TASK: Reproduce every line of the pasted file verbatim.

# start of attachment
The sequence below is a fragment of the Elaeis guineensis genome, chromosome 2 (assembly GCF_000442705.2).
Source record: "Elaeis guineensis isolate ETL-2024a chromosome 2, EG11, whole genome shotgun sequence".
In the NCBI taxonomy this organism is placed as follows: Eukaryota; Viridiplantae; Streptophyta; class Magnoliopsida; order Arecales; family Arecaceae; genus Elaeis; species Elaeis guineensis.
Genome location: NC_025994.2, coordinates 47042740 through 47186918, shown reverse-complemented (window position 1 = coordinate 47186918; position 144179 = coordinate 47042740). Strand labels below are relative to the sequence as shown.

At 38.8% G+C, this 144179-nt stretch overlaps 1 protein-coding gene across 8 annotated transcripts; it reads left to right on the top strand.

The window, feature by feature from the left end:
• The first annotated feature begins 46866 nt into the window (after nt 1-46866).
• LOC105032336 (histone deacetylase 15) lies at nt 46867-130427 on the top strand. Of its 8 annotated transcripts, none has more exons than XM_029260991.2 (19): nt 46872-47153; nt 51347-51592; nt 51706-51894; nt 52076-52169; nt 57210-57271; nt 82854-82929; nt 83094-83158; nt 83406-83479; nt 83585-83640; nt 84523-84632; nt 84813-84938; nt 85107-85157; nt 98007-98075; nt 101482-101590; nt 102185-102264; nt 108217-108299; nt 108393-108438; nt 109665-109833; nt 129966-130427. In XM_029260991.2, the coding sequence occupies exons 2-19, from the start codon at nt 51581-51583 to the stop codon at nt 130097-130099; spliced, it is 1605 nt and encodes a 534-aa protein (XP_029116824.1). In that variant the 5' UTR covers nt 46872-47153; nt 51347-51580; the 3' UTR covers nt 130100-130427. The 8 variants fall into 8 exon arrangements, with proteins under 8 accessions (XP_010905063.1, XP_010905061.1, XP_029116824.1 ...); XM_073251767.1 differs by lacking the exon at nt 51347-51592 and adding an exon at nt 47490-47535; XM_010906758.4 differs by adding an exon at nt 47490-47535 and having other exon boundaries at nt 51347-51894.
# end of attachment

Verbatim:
The sequence below is a fragment of the Elaeis guineensis genome, chromosome 2 (assembly GCF_000442705.2).
Source record: "Elaeis guineensis isolate ETL-2024a chromosome 2, EG11, whole genome shotgun sequence".
In the NCBI taxonomy this organism is placed as follows: Eukaryota; Viridiplantae; Streptophyta; class Magnoliopsida; order Arecales; family Arecaceae; genus Elaeis; species Elaeis guineensis.
Genome location: NC_025994.2, coordinates 47042740 through 47186918, shown reverse-complemented (window position 1 = coordinate 47186918; position 144179 = coordinate 47042740). Strand labels below are relative to the sequence as shown.

At 38.8% G+C, this 144179-nt stretch overlaps 1 protein-coding gene across 8 annotated transcripts; it reads left to right on the top strand.

The window, feature by feature from the left end:
• The first annotated feature begins 46866 nt into the window (after nt 1-46866).
• LOC105032336 (histone deacetylase 15) lies at nt 46867-130427 on the top strand. Of its 8 annotated transcripts, none has more exons than XM_029260991.2 (19): nt 46872-47153; nt 51347-51592; nt 51706-51894; nt 52076-52169; nt 57210-57271; nt 82854-82929; nt 83094-83158; nt 83406-83479; nt 83585-83640; nt 84523-84632; nt 84813-84938; nt 85107-85157; nt 98007-98075; nt 101482-101590; nt 102185-102264; nt 108217-108299; nt 108393-108438; nt 109665-109833; nt 129966-130427. In XM_029260991.2, the coding sequence occupies exons 2-19, from the start codon at nt 51581-51583 to the stop codon at nt 130097-130099; spliced, it is 1605 nt and encodes a 534-aa protein (XP_029116824.1). In that variant the 5' UTR covers nt 46872-47153; nt 51347-51580; the 3' UTR covers nt 130100-130427. The 8 variants fall into 8 exon arrangements, with proteins under 8 accessions (XP_010905063.1, XP_010905061.1, XP_029116824.1 ...); XM_073251767.1 differs by lacking the exon at nt 51347-51592 and adding an exon at nt 47490-47535; XM_010906758.4 differs by adding an exon at nt 47490-47535 and having other exon boundaries at nt 51347-51894.